One of the more unique wrinkles of the new service may come from Mega’s decision not to deploy so-called de-duplication on its servers, meaning that if a user decides to upload the same copyright-infringing file 100 times, it would result in 100 different files and 100 distinct decryption keys. Removing them would require 100 takedown notices of the type typically sent by rights holders like movie studios and record companies.

While Mega is adamant that this is not the point of their technology, others fear the service may atomize the piracy problem, turning internet policing into an even more elaborate game of Wack-a-Mole. “As we learned from the first iteration of Megaupload, how it describes itself and how it really operates can be two very distinct things,” says one industry spokesman who asked not to be named. “We’d rather not wade in here until we can see the thing with our own eyes.”

Julie Samuels, a staff attorney with the Electronic Frontier Foundation, says that while the new Mega may present an interesting development for internet users, it doesn’t answer the issues raised by the unique and, by her lights, questionable interpretation of Internet law used in the case against Megaupload. “It’s likely to change the cat-and-mouse game that goes on in terms of this issue on the Internet,” Samuels says. “But it’s still a cat-and-mouse game.”

Samuels says that the technology may affect how easy or difficult it is for rights holders or law enforcement to determine exactly what kind of files are being shared. “But there are still some fundamental questions that need to be answered. At this point, it’s not technology but the courts which need to address them.”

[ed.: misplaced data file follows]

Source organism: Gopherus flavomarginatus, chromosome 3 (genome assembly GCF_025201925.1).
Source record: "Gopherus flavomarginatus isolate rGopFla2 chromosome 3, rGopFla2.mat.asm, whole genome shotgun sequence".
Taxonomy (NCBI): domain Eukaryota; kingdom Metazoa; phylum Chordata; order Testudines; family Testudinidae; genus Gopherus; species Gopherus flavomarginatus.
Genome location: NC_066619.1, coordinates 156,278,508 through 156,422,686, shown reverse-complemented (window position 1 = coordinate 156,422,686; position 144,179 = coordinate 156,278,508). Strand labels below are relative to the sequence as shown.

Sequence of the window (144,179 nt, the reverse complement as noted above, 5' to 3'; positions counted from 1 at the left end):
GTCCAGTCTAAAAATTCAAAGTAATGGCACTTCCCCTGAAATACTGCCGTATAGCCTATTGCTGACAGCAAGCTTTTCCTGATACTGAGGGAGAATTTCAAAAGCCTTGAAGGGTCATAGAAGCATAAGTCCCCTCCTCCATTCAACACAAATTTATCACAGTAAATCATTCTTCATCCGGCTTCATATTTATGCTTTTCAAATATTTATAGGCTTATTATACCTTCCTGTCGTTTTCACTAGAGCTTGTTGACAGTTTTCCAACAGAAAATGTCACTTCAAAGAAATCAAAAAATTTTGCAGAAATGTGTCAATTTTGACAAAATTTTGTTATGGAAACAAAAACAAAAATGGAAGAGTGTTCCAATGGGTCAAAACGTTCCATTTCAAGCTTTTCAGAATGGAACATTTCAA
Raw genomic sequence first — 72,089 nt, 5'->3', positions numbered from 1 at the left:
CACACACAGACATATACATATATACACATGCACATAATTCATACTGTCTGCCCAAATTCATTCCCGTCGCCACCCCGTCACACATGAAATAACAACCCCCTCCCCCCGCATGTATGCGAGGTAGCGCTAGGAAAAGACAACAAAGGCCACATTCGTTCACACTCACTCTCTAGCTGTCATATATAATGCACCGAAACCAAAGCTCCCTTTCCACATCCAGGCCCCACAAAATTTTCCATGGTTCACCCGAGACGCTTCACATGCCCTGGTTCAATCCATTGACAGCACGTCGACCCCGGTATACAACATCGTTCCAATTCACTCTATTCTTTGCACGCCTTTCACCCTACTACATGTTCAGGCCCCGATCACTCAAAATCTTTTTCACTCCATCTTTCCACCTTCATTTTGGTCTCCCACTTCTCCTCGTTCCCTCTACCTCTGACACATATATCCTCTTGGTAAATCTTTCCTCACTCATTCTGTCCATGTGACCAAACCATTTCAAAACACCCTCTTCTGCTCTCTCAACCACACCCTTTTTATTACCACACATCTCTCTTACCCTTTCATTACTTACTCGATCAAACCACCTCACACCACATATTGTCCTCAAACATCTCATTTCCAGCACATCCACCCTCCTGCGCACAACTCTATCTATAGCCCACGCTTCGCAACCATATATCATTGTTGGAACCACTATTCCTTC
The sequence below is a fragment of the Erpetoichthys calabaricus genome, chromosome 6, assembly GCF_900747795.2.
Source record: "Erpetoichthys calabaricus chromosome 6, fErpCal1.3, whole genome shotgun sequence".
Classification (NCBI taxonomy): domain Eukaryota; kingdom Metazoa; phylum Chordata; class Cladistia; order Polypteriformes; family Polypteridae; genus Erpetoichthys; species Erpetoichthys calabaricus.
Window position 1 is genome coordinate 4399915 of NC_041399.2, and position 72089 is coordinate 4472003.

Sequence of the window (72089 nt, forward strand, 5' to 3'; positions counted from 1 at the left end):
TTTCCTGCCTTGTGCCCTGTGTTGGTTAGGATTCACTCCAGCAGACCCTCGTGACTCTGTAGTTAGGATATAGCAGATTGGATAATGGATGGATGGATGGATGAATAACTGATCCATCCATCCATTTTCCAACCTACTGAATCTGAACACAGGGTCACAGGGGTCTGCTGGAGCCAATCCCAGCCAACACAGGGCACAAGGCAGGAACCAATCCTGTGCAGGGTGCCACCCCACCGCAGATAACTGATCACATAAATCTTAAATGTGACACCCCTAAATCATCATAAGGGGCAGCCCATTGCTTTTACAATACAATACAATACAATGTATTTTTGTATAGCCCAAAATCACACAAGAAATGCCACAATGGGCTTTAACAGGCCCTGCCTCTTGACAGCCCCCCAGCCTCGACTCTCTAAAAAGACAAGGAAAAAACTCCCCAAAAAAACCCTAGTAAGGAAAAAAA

Dotcom insists that Mega is not “a giant middle finger to Hollywood and the DoJ,” or a relaunch of Megaupload. And Ortmann points out that if users choose to violate copyright with the new technology, there are already rules in place to address it. “If the copyright holder finds publicly posted links and decryption keys and verifies that the file is an infringement of their copyright, they can send a DMCA takedown notice to have that file removed, just like before,” he says.

As with Megaupload, Ortmann says, Mega will also grant direct access to their servers for entities such as film studios, allowing them to remove copyright-infringing material themselves. “But this time, if they want to use that tool, they’ll have to accept, prior to getting access, that they’re not going to sue us or hold us accountable for the actions of our users,” Dotcom says.

In any event, the Mega team believes that a government takedown of their new service is extremely improbable. “Unless our legal team tells us that the DoJ is likely to go berserk again,” Ortmann explains. “But in my view, they can’t pull off this stunt a second time.”

Hacker Fight: Everything You’ve Been Told About Passwords Is Wrong

Photo: Simon Lieschke / Flickr

Security is not just about strong encryption, good anti-virus software, or techniques like two-factor authentication. It’s also about the “fuzzy” things … involving people. That’s where the security game is often won or lost. Just ask Mat Honan.

We – the users – are supposed to be responsible, and are told what to do to stay secure. For example: “Don’t use the same password on different sites.” “Use strong passwords.” “Give good answers to security questions.” But here’s the troublesome equation:

more services used = more passwords needed = more user pain

… which means it only gets harder and harder to follow such advice. Why? Because security and practicality are in conflict.

But they don’t have to be. As someone who has studied millions of passwords and how they were constructed – I’ve spent most of my waking hours for over a decade obsessing about authentication methods – I say we can have both security and practicality.

And it starts with recognizing that a lot of security advice hurts more than it helps.